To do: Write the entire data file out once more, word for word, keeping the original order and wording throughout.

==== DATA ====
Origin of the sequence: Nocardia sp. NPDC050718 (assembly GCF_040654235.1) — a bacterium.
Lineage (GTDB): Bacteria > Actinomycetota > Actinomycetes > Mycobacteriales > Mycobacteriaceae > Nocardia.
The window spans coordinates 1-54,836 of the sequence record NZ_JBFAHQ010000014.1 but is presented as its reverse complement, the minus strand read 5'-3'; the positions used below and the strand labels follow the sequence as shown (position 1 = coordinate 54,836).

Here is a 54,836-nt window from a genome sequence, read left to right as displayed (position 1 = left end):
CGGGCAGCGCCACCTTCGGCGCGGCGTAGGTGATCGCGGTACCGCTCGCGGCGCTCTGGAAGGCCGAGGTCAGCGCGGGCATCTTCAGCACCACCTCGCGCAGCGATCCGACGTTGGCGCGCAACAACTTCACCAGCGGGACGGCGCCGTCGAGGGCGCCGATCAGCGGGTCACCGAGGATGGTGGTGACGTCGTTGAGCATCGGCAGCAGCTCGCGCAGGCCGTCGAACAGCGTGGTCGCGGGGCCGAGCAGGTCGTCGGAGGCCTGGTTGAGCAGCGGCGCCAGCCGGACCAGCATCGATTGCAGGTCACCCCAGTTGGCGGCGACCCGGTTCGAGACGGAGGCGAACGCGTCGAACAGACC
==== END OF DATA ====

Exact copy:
Origin of the sequence: Nocardia sp. NPDC050718 (assembly GCF_040654235.1) — a bacterium.
Lineage (GTDB): Bacteria > Actinomycetota > Actinomycetes > Mycobacteriales > Mycobacteriaceae > Nocardia.
The window spans coordinates 1-54,836 of the sequence record NZ_JBFAHQ010000014.1 but is presented as its reverse complement, the minus strand read 5'-3'; the positions used below and the strand labels follow the sequence as shown (position 1 = coordinate 54,836).

Here is a 54,836-nt window from a genome sequence, read left to right as displayed (position 1 = left end):
CGGGCAGCGCCACCTTCGGCGCGGCGTAGGTGATCGCGGTACCGCTCGCGGCGCTCTGGAAGGCCGAGGTCAGCGCGGGCATCTTCAGCACCACCTCGCGCAGCGATCCGACGTTGGCGCGCAACAACTTCACCAGCGGGACGGCGCCGTCGAGGGCGCCGATCAGCGGGTCACCGAGGATGGTGGTGACGTCGTTGAGCATCGGCAGCAGCTCGCGCAGGCCGTCGAACAGCGTGGTCGCGGGGCCGAGCAGGTCGTCGGAGGCCTGGTTGAGCAGCGGCGCCAGCCGGACCAGCATCGATTGCAGGTCACCCCAGTTGGCGGCGACCCGGTTCGAGACGGAGGCGAACGCGTCGAACAGACC